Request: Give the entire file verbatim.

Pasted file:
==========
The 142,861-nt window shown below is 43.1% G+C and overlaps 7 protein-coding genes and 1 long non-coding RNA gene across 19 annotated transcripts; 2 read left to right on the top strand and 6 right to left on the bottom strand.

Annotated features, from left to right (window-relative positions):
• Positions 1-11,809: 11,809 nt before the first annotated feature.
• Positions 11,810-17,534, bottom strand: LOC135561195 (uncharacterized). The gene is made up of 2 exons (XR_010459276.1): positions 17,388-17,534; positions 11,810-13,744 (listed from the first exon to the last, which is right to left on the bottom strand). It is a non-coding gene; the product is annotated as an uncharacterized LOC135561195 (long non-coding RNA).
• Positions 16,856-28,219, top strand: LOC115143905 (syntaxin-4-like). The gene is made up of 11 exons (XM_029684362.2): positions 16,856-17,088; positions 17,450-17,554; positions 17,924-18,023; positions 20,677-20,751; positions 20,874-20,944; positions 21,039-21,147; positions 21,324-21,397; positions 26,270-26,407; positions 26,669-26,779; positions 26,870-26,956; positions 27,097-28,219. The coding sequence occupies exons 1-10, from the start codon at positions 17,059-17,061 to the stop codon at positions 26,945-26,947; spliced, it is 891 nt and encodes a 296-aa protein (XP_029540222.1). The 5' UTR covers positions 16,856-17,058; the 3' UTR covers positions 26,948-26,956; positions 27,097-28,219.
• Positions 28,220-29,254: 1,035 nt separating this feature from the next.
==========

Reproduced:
The 142,861-nt window shown below is 43.1% G+C and overlaps 7 protein-coding genes and 1 long non-coding RNA gene across 19 annotated transcripts; 2 read left to right on the top strand and 6 right to left on the bottom strand.

Annotated features, from left to right (window-relative positions):
• Positions 1-11,809: 11,809 nt before the first annotated feature.
• Positions 11,810-17,534, bottom strand: LOC135561195 (uncharacterized). The gene is made up of 2 exons (XR_010459276.1): positions 17,388-17,534; positions 11,810-13,744 (listed from the first exon to the last, which is right to left on the bottom strand). It is a non-coding gene; the product is annotated as an uncharacterized LOC135561195 (long non-coding RNA).
• Positions 16,856-28,219, top strand: LOC115143905 (syntaxin-4-like). The gene is made up of 11 exons (XM_029684362.2): positions 16,856-17,088; positions 17,450-17,554; positions 17,924-18,023; positions 20,677-20,751; positions 20,874-20,944; positions 21,039-21,147; positions 21,324-21,397; positions 26,270-26,407; positions 26,669-26,779; positions 26,870-26,956; positions 27,097-28,219. The coding sequence occupies exons 1-10, from the start codon at positions 17,059-17,061 to the stop codon at positions 26,945-26,947; spliced, it is 891 nt and encodes a 296-aa protein (XP_029540222.1). The 5' UTR covers positions 16,856-17,058; the 3' UTR covers positions 26,948-26,956; positions 27,097-28,219.
• Positions 28,220-29,254: 1,035 nt separating this feature from the next.